When a value of unknown size is requested to be stored in memory, Rust requests heap memory from the OS at runtime, which is returned when the lifetime of that value ends.

For this example, let's say we want to store a String to memory:

When managing memory manually, you need to think about when that value will be no longer needed so you can drop the value and free the memory correctly.

Moving, copying and cloning values

The difference between a copy operation and a clone operation is that a copy operation is a simple (and sometimes implicit) bit-by-bit clone of a value's bits, while a clone operation is always explicit (and sometimes expensive, I.E. resource intensive), creating a duplicate of the value.

Say you have a struct that defines a person's name and age:

struct Person {
  name: String,
  age: i32

Now, if for some reason we want to create a copy of this struct (for, say John), we might be tempted to write:

let john = Person {
  name: String::from("John"),
  age: 25
let jonathan = john;

This however is wrong, because we've not copied the value of john, we've moved it. The most noticable difference being the use of moved value error the next time you try to use the john variable.

In order to create a copy of john with the name jonathan, we need to use the derive macro (more on that later) to implement the Copy trait and it's supertrait Clone.

#[derive(Copy, Clone)]
struct Person {
  name: String,
  age: i32
let john = Person {
  name: String::from("John"),
  age: 25
let jonathan = john;

By implementing the Copy and Clone traits for Person, we can assign jonathan to john and implicitly copy the value of john.

An example of an explicit clone is string.clone:

let alex = String::from("Alex");
let alexander = alex.clone();

Note: Clone can be implemented using the Clone trait to return a copy of a value.

Borrowing and referencing values

Borrowing allows us to have one or more references to a single value without breaking the “single owner” concept. While a reference is an address that is passed to a function as an argument. When we borrow a value, we reference its memory address using the & operator.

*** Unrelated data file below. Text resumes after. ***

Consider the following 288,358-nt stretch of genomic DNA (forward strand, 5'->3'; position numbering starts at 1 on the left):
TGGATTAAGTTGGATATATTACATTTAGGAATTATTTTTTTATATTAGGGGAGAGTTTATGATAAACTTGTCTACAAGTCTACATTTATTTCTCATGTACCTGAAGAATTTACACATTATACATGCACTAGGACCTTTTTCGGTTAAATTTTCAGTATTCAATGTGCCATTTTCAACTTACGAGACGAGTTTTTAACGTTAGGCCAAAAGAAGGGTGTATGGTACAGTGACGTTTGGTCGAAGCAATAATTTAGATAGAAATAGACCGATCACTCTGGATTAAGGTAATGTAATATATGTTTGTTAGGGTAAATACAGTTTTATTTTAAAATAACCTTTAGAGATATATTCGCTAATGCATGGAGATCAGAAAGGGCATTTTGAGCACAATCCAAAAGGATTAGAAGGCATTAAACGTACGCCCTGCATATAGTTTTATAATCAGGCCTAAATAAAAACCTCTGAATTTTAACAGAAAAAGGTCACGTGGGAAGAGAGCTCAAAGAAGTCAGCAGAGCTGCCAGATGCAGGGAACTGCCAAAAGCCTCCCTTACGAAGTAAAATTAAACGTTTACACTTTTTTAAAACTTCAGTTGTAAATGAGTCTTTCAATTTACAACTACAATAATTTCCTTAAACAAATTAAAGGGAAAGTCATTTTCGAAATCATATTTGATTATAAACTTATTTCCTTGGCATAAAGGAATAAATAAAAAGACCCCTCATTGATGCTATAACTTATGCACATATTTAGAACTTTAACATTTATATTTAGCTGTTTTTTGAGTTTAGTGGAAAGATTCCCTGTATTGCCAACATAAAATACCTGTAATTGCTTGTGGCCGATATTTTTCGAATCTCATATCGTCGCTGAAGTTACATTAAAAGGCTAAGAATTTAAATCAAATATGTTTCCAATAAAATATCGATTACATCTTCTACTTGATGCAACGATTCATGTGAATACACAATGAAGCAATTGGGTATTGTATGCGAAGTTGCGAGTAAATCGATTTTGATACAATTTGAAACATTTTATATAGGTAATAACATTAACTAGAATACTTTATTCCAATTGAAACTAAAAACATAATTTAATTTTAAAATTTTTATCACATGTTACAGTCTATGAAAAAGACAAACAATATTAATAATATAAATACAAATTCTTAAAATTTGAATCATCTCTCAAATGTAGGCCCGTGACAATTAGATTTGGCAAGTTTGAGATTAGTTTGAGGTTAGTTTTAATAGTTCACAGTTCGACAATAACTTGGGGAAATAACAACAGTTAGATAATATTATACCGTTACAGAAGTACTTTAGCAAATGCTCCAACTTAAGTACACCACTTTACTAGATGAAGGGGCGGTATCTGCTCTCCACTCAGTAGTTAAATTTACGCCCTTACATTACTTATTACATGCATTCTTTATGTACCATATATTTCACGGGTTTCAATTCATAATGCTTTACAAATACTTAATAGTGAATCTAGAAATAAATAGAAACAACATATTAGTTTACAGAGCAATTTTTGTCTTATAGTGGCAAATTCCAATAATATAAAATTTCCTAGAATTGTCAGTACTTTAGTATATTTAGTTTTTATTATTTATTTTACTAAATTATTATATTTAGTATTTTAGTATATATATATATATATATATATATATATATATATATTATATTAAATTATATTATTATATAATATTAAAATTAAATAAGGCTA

Note: an owned value cannot be owned by multiple names or mutably borrowed multiple times.

Immutable references

The following code is a demonstration of a function that borrows a String as a reference and returns its calculated length:

fn main() {
  // Create a string (string 1)
  let s1 = String::from("Hello World!");

  // Calculate the length of the string and put it in a variable
  // Note: pass the string as a reference (I.E.) "calculate_length" is borrowing "s1"
  let len = calculate_length(&s1);

  // Print the length of the string
  println!("The length of '{}' is {}.", s1, len);

// Calculate the length of a borrowed string
fn calculate_length(s: &String) -> usize {
  return s.len();
Mutable references

The following code is a demonstration of a function that borrows a mutatable integer and increments it by one:

fn main() {
  // Create a variable with a value of 5
  let mut x = 1;

  // Pass the variable as a mutable reference to the "increment" function
  increment(&mut x);

  // Print the new value of "a"
  println!("{}", x);

// Take a mutable reference to a number and increment it by 1
fn increment(num:&mut i32) {
  *num = num + 1;

Notice how when we assign the incremented value to num, we assign the new value to the dereferenced name. In doing so, we're not assigning it to a local copy but the passed reference directly.

Creating owned copies of borrowed values

Clone works only for going from &T to T. The std::borrow::ToOwned trait generalizes Clone to construct owned data from any borrow of a given type.

An example use case for the ToOwned trait is in scenarios when you want to create an owned copy instead of a clone of a borrow.

// Create a string for the name "james"
let james = String::from("James");

// Create an owned copy of `james`
let jameson = james.to_owned();

Like the Clone trait, you can also implement the ToOwned trait manually.


Note: References for C/C++ and articles on Wikipedia provide general context and not Rust programming information.